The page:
I enjoyed the fantasy stories in this collection much more overall, which was a surprise for me. Leigh Bardugo’s Head, Scales, Tongue, Tail was an all-around show stopper, with excellent dialogue, setting and characters that stuck with me. This collection was also my first encounter with the extraordinary N. K. Jemisin, whose subversive and immersive Cthulhu-inverted The City Born Great towered over every other story. The legendary Peter Beagle told a fascinating eastern-inspired tale in The Story of Kao Yu, and Alice Sola Kim contributed a fearsome yarn inspired by her writing group in Successor, Usurper, Replacement. All of these stories were incredible examples of how to use the genre to say far more than what is on the surface, and I am looking forward to reading more of these authors.
There were a few science fiction stories I really liked, including a very Black Mirror-esque tale by Alexander Weinstein called Openness. Joseph Allen Hill scored with the final entry, The Venus Effect, a powerful allegory about police brutality. And there was a darkly funny “choose your own adventure” type of science fiction story in Caroline Yoachim’s Welcome to the Midnight Clinic at the Interplanetary Relay Station | Hours Since the Last Patient Death: 0.
Before I get to what I didn’t like about this series, I must again stress that this was a great assemblage of talent. And yet, I found myself wondering if these tales were really the “best” of that year or if it was more of a subjective thing. There were a number of stories in here (Dale Bailey’s Teenagers From Outer Space, Debbie Urbanski’s When They Came to Us) that appeared to be less-great workings of Neil Blompkamp’s epic alien film of nearly a decade ago, District 9. And if I’m being nit-picky, Catherine Valente could have used a bit more research on her subject (the great garbage patches of the seas) in order to present it more realistically (they are not giant islands of refuse, as she seems to suggest). Some of the other stories Adams mentions in the introduction that did not make the cut (especially Sarah Pinsker’s Nebula finalist Sooner or Later Everything Falls Into the Sea) seemed like better work that could have been incorporated here.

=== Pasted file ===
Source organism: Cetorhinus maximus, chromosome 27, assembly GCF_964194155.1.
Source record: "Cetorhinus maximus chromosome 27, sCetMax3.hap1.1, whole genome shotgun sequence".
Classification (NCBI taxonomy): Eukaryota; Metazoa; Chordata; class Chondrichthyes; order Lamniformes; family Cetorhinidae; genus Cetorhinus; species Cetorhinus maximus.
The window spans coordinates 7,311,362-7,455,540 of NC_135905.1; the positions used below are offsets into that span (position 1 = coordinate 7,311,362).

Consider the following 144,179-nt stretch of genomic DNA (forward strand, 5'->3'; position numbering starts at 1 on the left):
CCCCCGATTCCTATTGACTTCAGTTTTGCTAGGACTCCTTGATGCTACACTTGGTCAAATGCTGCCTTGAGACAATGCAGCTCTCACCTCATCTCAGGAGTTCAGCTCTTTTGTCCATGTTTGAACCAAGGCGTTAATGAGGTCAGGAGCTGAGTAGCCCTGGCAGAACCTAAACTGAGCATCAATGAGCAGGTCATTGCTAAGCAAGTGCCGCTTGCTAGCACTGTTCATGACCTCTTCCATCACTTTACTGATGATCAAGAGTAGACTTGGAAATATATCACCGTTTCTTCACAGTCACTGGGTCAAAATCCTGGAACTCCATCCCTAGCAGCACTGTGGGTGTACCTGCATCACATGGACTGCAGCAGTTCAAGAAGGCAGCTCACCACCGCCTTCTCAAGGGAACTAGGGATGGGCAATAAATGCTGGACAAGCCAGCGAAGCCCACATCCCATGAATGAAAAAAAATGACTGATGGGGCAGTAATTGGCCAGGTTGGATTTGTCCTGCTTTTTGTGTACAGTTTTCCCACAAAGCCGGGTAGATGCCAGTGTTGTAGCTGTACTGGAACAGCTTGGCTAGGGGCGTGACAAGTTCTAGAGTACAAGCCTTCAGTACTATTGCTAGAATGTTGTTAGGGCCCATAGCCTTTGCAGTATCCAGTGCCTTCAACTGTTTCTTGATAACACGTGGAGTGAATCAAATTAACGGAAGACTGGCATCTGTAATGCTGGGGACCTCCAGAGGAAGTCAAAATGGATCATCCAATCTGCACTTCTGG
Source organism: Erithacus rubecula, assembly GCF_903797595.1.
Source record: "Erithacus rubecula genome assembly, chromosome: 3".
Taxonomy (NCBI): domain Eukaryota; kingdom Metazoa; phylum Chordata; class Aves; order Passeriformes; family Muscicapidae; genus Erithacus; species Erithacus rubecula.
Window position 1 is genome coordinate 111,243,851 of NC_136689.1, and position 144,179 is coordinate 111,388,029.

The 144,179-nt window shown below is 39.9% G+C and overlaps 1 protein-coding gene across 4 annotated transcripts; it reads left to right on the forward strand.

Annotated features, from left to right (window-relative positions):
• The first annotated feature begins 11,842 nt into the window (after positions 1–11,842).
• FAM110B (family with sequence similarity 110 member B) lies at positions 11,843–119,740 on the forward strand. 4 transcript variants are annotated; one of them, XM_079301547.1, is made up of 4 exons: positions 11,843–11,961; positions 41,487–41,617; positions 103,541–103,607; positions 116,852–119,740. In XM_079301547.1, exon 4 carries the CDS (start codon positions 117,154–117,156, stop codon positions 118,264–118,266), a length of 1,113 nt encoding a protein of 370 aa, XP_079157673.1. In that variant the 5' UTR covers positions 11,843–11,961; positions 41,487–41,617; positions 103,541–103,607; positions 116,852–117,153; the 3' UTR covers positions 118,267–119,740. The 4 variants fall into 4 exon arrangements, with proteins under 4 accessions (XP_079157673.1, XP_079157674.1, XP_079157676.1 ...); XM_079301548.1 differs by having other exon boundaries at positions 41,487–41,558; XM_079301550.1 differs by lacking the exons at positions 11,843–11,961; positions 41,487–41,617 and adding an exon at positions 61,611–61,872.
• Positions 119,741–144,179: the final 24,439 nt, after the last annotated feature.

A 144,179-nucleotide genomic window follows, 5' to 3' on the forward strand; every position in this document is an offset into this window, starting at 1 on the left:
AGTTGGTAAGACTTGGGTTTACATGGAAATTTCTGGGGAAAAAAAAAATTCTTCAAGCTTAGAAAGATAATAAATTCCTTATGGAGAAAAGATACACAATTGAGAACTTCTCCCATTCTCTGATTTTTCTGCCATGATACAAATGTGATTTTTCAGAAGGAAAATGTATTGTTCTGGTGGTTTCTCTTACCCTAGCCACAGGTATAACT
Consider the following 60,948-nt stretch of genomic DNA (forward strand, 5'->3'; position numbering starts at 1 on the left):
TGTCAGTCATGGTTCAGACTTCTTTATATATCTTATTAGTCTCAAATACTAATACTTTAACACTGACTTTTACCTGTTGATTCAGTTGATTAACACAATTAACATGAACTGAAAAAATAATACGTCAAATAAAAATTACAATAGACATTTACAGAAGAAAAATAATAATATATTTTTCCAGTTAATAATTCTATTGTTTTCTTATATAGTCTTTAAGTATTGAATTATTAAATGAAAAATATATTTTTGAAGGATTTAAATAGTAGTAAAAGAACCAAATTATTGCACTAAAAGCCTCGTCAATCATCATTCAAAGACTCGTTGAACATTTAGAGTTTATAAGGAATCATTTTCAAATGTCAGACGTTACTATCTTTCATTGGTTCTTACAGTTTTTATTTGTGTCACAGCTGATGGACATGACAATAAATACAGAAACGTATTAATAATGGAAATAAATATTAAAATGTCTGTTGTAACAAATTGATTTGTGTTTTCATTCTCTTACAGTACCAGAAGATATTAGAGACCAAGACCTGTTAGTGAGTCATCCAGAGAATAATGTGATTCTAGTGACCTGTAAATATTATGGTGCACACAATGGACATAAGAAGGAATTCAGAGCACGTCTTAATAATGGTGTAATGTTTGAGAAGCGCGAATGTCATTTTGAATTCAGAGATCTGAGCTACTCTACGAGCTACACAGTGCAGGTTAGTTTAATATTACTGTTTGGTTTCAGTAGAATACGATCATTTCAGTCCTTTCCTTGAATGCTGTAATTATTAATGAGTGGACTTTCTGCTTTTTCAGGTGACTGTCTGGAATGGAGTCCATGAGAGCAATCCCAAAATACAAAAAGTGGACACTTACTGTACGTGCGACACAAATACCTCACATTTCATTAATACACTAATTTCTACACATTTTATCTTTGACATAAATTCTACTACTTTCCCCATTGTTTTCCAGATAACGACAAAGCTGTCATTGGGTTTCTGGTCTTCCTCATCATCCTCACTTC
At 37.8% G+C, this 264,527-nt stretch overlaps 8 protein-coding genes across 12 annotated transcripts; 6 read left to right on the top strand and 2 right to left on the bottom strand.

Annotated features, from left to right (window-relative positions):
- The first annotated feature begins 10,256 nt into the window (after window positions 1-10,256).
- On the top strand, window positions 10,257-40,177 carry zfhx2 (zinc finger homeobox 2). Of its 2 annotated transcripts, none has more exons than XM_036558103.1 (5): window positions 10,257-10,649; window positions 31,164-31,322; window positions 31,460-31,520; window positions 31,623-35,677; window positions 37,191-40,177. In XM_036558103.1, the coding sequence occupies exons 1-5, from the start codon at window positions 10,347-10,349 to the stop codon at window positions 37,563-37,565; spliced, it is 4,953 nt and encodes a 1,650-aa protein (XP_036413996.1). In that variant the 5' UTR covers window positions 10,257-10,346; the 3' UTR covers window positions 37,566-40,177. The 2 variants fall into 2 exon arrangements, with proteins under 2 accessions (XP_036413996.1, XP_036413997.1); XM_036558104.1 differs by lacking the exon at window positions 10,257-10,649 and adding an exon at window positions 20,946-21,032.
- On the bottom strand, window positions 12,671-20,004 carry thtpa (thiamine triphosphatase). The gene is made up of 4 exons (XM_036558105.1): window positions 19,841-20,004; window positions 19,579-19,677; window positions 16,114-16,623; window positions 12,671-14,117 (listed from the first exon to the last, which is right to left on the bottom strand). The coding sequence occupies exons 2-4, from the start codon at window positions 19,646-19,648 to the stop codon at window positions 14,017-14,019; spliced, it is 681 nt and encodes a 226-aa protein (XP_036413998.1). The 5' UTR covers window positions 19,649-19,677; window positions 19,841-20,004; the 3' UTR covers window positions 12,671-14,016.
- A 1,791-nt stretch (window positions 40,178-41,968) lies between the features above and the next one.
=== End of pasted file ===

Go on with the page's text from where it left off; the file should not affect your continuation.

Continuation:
I hate to end this on a downer note, but after spending two months on what is a very popular anthology series, I have to say I was fairly disappointed and am going to look elsewhere for my next genre collection. The subjectivity of the selection process, despite finding some amazing and talented authors, left something to be desired. But I did learn a ton about writing stories and as I’ve stated before, I am celebrating the publication of my very first short story this month.
Thanks for bearing with me as I eked out the time and space to for this collection and my thoughts on it. I will be continuing in the science fiction realm for the rest of the year, heading back into novel territory with another suggestion of my editor Libby: Omar el Akkad’s revolutionary 2017 book American War. Thanks as always for reading and writing!
John Abraham is an author and freelance journalist located in the Twin Cities, where he lives with his wife Mary and their two cats. This blog is his attempt to catalog all the events that culminate a local writer's life.